Capturing humanity’s collective longing for a world free from sickness, strife, and confusion, Juno and GMA Canada Covenant Award-winner Elias Dummer recently released “See Clearly.” Featuring acclaimed singer/songwriter Sandra McCracken, the plaintive indie-pop hymn was penned by Dummer and David Leonard (All Sons & Daughters) and co-produced by Dummer and Brent Milligan.
Backdropped by the stark realities of a freshly war-torn world still reeling from a pandemic, “See Clearly” encourages the children of God to rest our gaze squarely on Jesus. “When my heart beats for the world/for empty promises of peace/I ache, I want something real/and it’s You, it’s only You,” Dummer sings, a reminder that while brokenness and false hopes are pervasive, His Truth is unwavering.
“Information seems to grow more chaotic and relative in our world, so I’m left with a simple prayer to Jesus: ‘I only see clearly when I can see You,'” Dummer shares, encapsulating the song’s core message. “When I fix my eyes on Jesus, He helps me see how I should behave more clearly; Jesus helps me see false beliefs more clearly; Jesus helps me see my neighbor more clearly.”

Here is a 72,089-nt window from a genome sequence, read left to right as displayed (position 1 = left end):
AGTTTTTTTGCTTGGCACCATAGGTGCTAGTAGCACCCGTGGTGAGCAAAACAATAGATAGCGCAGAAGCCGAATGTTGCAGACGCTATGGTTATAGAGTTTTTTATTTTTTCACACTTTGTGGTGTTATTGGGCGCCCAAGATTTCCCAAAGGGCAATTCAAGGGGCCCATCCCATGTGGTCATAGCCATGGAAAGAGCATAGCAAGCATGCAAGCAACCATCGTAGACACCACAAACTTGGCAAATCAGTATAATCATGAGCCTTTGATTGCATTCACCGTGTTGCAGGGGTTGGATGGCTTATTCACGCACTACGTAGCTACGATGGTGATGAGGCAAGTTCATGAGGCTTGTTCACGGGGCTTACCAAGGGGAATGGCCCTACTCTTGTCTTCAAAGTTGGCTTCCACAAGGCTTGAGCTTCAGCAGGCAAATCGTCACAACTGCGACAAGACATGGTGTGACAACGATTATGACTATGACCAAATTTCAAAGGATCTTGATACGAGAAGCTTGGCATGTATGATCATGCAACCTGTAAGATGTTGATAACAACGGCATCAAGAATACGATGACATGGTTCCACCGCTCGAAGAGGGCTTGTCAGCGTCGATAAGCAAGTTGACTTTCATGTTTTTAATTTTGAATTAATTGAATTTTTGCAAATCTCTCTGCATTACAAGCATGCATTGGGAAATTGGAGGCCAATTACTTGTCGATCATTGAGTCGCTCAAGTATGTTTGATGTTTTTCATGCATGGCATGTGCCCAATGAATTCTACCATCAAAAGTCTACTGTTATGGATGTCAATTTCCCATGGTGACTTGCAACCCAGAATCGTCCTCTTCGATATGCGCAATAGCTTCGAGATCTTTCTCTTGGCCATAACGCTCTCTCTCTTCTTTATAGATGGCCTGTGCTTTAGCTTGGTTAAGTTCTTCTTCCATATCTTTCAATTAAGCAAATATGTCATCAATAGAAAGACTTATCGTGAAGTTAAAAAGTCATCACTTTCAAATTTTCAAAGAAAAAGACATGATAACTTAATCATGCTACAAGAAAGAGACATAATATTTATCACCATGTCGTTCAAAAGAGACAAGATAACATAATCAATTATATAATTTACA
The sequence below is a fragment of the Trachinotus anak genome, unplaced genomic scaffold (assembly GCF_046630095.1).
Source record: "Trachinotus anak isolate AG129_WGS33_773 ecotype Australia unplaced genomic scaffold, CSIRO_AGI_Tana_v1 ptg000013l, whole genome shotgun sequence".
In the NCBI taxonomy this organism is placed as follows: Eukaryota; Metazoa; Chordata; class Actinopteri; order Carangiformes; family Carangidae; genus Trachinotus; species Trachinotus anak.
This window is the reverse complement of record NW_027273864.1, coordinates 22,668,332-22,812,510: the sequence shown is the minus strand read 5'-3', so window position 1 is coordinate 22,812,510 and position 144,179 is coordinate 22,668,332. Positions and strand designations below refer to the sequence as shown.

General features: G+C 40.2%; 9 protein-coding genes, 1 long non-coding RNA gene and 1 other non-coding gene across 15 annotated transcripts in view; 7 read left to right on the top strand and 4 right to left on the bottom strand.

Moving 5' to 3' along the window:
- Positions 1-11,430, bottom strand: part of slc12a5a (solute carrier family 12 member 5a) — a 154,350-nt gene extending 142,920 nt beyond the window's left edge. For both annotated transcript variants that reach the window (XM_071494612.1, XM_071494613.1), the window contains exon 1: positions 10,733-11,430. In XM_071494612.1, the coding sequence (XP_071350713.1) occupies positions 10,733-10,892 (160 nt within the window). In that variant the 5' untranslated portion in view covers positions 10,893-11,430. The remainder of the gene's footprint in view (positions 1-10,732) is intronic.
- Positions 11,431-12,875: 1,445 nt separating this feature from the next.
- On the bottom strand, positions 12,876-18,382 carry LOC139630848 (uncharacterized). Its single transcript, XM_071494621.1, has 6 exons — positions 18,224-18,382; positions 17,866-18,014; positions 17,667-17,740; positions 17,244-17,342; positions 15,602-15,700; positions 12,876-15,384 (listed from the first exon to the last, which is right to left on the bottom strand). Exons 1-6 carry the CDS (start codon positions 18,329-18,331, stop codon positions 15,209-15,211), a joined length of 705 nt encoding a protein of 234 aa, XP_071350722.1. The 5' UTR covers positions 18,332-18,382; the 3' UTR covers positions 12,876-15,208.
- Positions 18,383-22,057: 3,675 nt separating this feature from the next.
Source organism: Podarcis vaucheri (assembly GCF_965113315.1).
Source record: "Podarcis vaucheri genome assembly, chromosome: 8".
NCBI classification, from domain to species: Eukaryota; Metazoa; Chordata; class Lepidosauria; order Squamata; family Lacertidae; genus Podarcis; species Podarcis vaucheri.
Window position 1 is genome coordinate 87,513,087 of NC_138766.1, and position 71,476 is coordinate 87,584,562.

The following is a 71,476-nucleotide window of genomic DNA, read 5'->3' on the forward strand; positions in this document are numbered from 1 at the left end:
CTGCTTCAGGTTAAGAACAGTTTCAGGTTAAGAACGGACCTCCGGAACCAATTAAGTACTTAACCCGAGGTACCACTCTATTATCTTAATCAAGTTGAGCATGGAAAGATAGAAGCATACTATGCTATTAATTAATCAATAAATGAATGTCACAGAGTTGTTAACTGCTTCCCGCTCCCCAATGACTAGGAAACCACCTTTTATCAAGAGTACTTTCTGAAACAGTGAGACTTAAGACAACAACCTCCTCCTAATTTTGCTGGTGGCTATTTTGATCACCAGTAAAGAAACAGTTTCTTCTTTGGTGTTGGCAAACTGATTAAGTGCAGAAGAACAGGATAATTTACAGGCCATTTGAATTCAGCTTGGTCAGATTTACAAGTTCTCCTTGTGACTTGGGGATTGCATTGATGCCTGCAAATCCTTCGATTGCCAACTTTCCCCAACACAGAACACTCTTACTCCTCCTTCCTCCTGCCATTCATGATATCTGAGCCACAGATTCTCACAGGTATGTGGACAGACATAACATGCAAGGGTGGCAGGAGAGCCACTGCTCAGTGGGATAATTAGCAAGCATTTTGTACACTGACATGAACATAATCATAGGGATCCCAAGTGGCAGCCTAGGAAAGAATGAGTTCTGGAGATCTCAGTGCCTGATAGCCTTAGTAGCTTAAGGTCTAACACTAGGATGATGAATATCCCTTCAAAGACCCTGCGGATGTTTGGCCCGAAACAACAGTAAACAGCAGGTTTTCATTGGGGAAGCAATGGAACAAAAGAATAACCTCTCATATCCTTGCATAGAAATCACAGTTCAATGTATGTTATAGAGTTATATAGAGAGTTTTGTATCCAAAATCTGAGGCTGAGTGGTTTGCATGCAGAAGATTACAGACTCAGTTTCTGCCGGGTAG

“See Clearly” marks Dummer’s second single of the year, following January’s “Kyrie Eleison (It’s Mercy We Need),” featuring Seattle-based Citizens. Among a string of collaborations, Dummer released the gratitude-filled “Carry” last year with singer/songwriter JJ Heller, while acclaimed duo Land of Color joined him for September’s “The Gospel Is Rest.” Co-produced by Dummer and Milligan, each of these selections–as well as the soaring 2021 anthem “Expectation”–will be featured on Dummer’s highly anticipated sophomore solo set, The Work Vol. II.
Elias Dummer co-founded and fronted one of Canada’s most acclaimed worship bands, The City Harmonic. As the group’s principal songwriter, he helped pen such hits as “Holy (Wedding Day)” and “Mountaintop,” as well as “Manifesto,” which served as the theme song for 2011’s National Day of Prayer. The City Harmonic earned 12 GMA Canada Covenant Awards and a Juno Award (Canada’s GRAMMY® equivalent), before disbanding in 2017.
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